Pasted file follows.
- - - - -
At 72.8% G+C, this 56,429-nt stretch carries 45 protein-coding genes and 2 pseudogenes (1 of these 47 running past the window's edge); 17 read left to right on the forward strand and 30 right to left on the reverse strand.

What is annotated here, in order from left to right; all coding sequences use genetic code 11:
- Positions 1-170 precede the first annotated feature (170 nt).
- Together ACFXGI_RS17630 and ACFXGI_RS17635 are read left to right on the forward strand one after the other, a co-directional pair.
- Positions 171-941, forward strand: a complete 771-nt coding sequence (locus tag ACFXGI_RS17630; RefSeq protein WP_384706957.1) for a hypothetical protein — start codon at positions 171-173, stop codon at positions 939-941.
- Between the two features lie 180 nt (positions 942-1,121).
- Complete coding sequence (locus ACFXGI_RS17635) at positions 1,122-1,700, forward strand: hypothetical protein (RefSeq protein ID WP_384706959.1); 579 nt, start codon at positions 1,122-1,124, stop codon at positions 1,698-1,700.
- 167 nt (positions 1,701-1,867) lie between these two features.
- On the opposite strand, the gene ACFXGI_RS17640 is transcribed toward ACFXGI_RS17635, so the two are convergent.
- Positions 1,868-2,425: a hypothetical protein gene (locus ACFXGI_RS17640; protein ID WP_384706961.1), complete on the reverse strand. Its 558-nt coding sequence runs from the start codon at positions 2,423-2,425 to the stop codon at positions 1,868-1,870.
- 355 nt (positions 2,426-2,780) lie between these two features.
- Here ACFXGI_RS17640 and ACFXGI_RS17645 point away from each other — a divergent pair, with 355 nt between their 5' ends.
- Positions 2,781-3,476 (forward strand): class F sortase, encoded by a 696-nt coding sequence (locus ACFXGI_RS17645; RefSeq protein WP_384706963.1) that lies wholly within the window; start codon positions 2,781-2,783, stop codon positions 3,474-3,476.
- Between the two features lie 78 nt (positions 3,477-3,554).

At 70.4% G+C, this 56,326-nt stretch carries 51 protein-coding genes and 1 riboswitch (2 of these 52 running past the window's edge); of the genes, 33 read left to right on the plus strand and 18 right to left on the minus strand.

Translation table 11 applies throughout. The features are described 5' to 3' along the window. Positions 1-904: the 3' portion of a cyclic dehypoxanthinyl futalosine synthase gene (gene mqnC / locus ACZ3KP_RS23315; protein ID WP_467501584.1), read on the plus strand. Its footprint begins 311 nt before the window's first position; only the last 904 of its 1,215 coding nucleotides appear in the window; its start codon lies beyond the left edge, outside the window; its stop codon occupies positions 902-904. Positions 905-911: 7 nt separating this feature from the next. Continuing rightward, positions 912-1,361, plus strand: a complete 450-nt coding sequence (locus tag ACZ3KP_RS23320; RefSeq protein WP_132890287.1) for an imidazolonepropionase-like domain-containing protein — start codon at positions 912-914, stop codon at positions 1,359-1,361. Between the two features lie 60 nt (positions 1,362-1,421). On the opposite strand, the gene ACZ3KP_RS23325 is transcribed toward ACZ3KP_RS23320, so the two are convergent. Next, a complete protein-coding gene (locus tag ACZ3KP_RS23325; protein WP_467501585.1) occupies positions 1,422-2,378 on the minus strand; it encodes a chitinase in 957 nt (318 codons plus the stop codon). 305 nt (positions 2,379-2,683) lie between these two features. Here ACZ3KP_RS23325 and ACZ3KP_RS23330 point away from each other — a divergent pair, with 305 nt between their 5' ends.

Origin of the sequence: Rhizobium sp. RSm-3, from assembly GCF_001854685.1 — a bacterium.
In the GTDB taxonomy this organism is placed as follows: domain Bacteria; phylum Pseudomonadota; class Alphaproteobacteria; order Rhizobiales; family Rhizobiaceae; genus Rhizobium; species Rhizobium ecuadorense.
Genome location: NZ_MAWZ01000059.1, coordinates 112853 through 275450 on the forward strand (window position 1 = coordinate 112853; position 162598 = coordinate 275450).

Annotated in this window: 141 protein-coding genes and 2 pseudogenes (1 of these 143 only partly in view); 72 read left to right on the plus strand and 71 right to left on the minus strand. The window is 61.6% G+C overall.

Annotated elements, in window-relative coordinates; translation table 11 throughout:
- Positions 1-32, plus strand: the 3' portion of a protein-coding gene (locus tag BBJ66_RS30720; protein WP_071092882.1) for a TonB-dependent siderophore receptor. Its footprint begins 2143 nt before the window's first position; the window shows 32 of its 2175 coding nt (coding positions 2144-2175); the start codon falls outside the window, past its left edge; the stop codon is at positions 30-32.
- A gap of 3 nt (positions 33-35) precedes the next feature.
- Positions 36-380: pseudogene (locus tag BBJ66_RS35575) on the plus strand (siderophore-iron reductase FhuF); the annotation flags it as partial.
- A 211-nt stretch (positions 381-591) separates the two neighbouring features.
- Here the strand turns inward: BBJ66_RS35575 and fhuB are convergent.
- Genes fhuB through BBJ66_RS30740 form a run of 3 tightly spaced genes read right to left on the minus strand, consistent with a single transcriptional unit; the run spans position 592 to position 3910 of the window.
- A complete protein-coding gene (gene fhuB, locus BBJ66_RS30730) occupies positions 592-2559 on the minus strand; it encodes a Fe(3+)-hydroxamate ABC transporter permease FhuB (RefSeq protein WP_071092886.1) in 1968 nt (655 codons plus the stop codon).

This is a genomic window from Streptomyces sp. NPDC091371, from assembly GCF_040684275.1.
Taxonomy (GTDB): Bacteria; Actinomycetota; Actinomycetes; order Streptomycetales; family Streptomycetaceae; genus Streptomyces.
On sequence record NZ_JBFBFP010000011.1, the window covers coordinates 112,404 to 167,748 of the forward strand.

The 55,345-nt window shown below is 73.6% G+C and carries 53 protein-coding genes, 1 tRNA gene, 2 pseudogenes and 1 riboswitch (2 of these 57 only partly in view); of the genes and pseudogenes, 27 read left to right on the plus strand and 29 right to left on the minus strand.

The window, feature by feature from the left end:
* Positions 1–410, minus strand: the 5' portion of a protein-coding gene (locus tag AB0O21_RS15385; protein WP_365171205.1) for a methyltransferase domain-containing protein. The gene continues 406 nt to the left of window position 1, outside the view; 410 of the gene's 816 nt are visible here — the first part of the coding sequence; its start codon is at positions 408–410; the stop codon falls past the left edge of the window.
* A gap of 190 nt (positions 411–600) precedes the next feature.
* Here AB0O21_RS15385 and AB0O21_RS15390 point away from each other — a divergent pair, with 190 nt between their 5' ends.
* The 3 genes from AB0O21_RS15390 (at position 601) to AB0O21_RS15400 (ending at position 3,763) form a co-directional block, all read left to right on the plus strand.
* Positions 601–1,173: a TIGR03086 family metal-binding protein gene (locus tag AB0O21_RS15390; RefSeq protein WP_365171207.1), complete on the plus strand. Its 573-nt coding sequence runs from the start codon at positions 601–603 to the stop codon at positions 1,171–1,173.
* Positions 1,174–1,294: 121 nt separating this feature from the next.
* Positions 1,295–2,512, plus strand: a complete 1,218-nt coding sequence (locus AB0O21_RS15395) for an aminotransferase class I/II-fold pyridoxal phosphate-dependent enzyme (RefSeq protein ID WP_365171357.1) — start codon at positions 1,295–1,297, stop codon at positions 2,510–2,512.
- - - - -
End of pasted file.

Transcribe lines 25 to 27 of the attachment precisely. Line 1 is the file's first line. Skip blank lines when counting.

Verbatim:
- A 211-nt stretch (positions 381-591) separates the two neighbouring features.
- Here the strand turns inward: BBJ66_RS35575 and fhuB are convergent.
- Genes fhuB through BBJ66_RS30740 form a run of 3 tightly spaced genes read right to left on the minus strand, consistent with a single transcriptional unit; the run spans position 592 to position 3910 of the window.